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What Is a Secondary Liability?

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  • Written By: Terry Masters
  • Edited By: Shereen Skola
  • Last Modified Date: 23 November 2016
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    Conjecture Corporation
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Secondary liability is imposed on a third party when he has some level of legal responsibility for the wrongdoing of another. The legal theories that make a third party liable apply if the party supported, enabled or benefited from the act. This sort of assignment of responsibility can be either vicarious or contributory. Vicarious responsibility is based on the nature of the relationship between the actor and third party. Contributory responsibility is based on the actions of the third party and his actual or constructive knowledge of the wrongdoing.

Basic legal principals make each person responsible for the consequences of his own acts. To make someone legally liable for the actions of another, the law requires a relationship to exist that can support a causal connection between the consequences of a person's wrongful actions and the nature and conduct of the relationship with the third party. For example, many people might say that parents are responsible for the actions of their young children. This relationship does not mean that a parent is strictly liable for everything a child might think to do, but if the law determined that the parent did know or should have known of the consequences of the child's actions, the parent could be held secondarily liable.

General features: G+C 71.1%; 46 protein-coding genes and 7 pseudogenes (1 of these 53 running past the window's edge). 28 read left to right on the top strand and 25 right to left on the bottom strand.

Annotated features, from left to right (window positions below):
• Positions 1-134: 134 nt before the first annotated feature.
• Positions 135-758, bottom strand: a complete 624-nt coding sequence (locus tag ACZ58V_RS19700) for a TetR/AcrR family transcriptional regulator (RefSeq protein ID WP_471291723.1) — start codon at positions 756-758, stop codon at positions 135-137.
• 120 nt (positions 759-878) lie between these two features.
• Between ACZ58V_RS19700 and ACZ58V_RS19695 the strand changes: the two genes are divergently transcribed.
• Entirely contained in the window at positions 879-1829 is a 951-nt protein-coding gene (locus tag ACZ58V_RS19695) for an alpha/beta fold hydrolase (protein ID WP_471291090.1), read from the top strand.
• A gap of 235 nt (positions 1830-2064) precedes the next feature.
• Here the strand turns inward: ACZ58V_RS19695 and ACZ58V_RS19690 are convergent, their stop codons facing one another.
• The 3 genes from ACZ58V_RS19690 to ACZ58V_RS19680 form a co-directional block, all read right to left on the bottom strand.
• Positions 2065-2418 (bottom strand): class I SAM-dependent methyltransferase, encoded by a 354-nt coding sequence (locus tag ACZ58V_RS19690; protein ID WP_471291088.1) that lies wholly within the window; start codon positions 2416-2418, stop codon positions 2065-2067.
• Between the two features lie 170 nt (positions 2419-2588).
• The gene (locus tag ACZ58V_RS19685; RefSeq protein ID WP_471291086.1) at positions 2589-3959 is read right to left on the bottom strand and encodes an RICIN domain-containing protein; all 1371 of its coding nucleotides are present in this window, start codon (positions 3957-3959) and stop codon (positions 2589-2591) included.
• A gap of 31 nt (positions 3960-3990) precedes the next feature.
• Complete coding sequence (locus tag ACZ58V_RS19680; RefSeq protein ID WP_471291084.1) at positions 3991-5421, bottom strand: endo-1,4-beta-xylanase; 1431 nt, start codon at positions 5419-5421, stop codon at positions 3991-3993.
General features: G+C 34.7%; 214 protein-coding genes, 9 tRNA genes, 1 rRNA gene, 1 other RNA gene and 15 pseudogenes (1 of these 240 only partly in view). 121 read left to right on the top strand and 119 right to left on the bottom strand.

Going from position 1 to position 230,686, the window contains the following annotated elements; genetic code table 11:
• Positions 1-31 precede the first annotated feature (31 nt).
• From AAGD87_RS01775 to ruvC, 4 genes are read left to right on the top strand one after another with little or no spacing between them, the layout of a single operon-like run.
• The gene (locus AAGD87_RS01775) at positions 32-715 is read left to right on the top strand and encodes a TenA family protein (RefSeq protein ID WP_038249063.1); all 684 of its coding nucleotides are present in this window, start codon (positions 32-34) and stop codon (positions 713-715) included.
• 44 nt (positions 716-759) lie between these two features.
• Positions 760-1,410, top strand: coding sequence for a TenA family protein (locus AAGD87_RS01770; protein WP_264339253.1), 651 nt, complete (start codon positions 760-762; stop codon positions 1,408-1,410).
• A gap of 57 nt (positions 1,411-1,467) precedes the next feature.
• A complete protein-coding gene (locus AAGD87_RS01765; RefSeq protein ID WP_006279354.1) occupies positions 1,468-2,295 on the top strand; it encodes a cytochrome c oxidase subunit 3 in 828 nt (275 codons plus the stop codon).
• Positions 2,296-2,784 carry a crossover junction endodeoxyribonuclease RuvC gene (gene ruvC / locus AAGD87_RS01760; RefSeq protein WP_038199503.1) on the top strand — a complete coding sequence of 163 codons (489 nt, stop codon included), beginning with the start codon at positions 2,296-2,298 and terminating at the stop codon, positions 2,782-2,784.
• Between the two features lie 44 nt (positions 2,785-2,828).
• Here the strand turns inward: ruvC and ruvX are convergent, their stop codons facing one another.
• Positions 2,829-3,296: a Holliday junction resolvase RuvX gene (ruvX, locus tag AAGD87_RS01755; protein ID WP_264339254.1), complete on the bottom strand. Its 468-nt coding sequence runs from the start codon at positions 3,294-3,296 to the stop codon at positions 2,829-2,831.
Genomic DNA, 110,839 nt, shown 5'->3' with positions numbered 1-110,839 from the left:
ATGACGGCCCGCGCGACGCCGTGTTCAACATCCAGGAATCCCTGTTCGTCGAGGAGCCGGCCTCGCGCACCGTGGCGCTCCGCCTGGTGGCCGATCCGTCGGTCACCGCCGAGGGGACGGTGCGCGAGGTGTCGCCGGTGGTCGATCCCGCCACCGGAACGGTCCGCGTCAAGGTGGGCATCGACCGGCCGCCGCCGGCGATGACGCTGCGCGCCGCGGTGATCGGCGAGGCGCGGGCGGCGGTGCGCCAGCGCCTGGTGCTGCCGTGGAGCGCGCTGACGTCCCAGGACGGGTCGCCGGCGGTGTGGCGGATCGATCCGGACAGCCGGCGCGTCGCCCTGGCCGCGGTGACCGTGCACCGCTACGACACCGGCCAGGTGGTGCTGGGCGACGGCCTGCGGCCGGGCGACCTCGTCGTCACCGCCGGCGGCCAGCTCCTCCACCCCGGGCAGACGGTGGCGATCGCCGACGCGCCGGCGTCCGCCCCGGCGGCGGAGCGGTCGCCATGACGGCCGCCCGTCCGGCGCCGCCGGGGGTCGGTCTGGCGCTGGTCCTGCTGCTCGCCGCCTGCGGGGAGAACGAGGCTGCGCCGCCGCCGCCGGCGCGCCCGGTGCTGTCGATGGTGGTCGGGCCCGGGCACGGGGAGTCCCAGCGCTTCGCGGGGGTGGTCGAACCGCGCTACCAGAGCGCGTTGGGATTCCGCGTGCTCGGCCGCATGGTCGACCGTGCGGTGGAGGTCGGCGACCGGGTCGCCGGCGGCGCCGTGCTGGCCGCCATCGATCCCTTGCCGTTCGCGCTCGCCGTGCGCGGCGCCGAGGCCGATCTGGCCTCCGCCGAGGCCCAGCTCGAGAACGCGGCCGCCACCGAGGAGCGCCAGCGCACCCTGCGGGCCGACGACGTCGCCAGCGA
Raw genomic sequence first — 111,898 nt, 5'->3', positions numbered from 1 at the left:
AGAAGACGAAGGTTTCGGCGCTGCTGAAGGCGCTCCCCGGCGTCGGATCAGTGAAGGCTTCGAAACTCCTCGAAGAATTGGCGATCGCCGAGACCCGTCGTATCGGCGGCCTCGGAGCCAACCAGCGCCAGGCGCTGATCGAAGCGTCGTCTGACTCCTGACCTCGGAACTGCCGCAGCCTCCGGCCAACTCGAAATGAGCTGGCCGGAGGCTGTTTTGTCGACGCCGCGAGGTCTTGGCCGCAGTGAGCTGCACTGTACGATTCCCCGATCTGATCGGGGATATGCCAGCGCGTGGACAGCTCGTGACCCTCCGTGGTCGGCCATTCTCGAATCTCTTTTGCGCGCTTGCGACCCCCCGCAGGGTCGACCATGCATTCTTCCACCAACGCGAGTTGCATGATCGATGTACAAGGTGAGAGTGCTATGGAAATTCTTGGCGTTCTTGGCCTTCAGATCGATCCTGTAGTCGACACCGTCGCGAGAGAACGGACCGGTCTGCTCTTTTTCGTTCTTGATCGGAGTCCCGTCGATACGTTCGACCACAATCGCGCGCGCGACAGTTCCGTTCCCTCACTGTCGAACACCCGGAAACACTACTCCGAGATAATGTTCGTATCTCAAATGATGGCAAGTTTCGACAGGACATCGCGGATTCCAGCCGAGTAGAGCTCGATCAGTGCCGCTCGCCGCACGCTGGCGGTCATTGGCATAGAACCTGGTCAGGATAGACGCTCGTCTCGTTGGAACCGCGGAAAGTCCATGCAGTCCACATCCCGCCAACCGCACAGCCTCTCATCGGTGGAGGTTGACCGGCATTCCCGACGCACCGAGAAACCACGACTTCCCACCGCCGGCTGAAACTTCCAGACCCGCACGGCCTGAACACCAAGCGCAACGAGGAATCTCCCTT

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The law does not allow secondary liability lightly. It is a serious matter to hold a person who did not commit an act responsible for the actions of another person. This is why the law only allows this sort of liability to attach to a third party under certain circumstances. The two ways that a party can be pulled into an action are through a theory of vicarious or contributory liability.

Vicarious liability is a type of secondary liability that attaches to people through the law of agency. Agency exists between people who have a master-servant relationship, such as an employer and an employee. When an employee commits a wrongful act, the employer can be held liable if the court finds the employee was acting within the terms of his employment. For example, if a company's deliveryman gets into a car accident while making deliveries for his employer, the courts will likely allow the company to be pulled into the lawsuit against the driver because it is vicariously liable for the actions of its employees who are operating on the company's behalf.

Contributory liability is a type of secondary liability that often arises in criminal cases through charges of aiding and abetting the crime of another. If the court finds a third party assisted, enabled or benefited from the actions of a wrongdoer, it can impose the same sanctions on the third party as it imposes on the person who actually committed the crime. The third party must have had actual or constructive knowledge of the wrongdoing, however, for secondary liability to attach. This sort of knowledge can be hard to prove with the level of certainty needed to support a finding of guilt.

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